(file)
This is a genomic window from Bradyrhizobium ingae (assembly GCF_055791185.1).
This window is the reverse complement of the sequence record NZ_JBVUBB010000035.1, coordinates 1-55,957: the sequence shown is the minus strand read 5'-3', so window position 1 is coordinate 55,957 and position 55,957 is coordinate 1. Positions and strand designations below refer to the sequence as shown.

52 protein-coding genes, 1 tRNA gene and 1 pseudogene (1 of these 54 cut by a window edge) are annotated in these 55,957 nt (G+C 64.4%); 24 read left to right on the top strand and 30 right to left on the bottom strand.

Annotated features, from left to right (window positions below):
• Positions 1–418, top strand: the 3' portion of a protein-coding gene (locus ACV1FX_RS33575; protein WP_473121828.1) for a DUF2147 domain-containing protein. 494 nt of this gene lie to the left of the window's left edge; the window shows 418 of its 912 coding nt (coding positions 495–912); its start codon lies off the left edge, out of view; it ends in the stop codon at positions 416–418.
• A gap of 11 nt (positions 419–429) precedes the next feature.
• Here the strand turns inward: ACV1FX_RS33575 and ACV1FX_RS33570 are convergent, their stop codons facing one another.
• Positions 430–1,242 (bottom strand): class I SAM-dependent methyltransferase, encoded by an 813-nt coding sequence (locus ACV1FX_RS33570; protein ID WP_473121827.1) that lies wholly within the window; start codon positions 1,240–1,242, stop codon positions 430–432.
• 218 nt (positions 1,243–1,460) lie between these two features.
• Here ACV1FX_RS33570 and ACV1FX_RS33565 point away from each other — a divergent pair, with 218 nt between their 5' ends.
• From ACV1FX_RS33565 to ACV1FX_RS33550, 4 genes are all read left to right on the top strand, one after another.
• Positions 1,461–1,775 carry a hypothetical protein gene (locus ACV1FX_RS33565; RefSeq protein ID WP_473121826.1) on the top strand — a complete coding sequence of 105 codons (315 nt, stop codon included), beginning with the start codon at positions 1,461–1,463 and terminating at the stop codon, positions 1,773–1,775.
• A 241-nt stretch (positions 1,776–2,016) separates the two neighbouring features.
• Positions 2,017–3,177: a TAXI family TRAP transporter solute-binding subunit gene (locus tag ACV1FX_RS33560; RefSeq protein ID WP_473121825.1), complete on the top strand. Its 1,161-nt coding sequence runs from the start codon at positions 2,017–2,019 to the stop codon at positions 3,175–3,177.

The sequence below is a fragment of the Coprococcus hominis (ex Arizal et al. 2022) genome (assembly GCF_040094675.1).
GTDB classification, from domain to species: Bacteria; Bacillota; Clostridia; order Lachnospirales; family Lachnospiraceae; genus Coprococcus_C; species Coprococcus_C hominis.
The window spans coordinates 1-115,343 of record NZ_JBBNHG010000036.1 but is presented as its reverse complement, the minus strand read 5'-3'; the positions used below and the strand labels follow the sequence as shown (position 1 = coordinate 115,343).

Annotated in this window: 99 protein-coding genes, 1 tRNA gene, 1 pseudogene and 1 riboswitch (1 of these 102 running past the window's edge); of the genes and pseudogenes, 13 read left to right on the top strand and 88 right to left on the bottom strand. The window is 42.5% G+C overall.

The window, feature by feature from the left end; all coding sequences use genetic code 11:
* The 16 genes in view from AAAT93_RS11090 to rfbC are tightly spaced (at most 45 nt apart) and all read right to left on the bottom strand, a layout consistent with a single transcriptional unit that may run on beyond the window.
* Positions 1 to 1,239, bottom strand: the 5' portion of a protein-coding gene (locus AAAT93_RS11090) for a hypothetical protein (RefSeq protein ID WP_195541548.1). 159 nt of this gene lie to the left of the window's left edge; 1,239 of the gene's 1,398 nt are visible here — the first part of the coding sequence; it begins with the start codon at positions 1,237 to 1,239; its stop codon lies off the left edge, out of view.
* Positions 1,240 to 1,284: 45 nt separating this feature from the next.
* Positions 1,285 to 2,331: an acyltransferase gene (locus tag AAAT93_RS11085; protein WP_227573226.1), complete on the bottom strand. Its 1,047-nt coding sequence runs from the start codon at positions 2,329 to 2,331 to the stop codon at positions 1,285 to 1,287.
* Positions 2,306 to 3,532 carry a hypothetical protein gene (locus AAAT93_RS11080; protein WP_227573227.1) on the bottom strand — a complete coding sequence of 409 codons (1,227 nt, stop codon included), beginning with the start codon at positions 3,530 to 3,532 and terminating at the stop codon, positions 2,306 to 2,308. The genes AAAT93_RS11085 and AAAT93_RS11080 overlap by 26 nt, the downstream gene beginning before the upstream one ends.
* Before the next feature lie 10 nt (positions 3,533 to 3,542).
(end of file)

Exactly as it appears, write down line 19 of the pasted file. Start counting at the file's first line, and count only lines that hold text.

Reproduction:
The window, feature by feature from the left end; all coding sequences use genetic code 11: